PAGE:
The blue-tongue lizards of my home state are now mating early as mother nature tell us that the climes are a-changing:
As a result, its behaviour - along with other native flora and fauna - is being catalogued for an ecological database that meteorologists hope will give an insight into climate change and its effect on nature.Dr Chambers' work will be presented during an international conference on greenhouse and climate change at Melbourne from November 14-17. She records changes across the board.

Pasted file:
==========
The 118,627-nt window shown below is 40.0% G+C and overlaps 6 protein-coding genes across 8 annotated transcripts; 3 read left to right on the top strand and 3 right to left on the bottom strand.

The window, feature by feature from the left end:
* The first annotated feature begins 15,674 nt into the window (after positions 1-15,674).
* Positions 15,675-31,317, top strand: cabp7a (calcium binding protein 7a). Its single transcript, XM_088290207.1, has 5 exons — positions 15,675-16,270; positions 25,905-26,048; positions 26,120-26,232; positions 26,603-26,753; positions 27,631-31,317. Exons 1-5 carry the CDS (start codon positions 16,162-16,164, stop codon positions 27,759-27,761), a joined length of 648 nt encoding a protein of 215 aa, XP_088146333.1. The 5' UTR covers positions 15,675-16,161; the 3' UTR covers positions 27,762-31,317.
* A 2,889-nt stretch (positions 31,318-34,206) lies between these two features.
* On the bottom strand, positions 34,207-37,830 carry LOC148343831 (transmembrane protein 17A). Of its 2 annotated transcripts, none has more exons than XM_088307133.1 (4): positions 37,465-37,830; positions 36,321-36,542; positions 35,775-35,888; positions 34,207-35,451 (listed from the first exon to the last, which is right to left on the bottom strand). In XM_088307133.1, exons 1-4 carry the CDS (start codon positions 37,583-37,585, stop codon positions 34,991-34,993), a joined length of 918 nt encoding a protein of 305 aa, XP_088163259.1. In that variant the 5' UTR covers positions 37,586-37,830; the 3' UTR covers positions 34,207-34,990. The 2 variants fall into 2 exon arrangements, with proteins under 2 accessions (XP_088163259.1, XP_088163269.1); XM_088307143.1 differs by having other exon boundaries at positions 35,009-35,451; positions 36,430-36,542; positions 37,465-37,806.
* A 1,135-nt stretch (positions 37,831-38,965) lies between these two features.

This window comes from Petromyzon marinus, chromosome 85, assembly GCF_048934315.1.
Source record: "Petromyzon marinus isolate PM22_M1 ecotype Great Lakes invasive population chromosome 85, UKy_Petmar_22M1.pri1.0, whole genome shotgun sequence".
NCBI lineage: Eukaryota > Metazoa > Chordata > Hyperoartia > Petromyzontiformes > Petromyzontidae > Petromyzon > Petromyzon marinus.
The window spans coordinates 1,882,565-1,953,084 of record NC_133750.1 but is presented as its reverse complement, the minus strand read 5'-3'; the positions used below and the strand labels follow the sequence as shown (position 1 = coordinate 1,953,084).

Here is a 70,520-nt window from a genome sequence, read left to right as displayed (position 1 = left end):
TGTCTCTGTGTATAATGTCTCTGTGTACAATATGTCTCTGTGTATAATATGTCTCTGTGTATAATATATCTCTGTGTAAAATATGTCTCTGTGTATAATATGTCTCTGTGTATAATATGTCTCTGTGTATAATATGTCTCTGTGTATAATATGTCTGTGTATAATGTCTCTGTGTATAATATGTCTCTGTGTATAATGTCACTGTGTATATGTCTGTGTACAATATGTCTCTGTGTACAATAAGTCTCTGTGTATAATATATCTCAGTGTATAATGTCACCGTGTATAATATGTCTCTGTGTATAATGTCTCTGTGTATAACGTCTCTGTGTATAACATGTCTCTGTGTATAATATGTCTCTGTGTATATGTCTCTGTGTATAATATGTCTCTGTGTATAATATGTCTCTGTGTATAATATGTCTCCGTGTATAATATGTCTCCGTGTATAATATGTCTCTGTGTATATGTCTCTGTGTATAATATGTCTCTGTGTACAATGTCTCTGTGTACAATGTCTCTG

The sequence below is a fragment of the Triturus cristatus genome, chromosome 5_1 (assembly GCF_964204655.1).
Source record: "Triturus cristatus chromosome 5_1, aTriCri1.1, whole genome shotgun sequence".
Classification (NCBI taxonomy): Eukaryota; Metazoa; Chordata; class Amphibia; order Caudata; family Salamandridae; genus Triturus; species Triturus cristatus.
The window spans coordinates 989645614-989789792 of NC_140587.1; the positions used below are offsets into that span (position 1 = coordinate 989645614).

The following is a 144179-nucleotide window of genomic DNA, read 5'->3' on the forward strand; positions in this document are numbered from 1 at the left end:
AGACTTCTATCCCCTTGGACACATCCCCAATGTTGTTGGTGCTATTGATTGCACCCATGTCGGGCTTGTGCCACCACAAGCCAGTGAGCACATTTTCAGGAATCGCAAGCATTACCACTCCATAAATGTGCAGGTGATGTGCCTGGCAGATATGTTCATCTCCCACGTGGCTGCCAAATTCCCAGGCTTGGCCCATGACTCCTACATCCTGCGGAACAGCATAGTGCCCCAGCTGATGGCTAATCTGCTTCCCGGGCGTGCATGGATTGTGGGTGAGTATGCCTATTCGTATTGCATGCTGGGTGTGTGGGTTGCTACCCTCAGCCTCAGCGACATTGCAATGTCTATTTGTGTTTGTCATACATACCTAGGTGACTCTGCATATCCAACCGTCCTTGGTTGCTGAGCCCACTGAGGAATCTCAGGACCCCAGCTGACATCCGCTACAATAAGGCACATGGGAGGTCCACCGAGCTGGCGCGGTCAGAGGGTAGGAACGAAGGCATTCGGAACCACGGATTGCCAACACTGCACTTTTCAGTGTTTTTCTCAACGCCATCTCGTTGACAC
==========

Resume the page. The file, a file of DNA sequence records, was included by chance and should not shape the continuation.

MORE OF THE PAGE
Dr Lynda Chambers helped establish the database at Melbourne's Bureau of Meteorology Research Centre after noticing "astounding" behavioural changes.
"Change to plant and animal behaviour is nature's own yardstick," she said today.
"When we see and record ecological changes, it's an indicator of how the climate is changing.
"The Sleepy Lizard is now mating weeks earlier due to the warmer and drier winters.
"The fact that so many different species are exhibiting changes is quite astounding."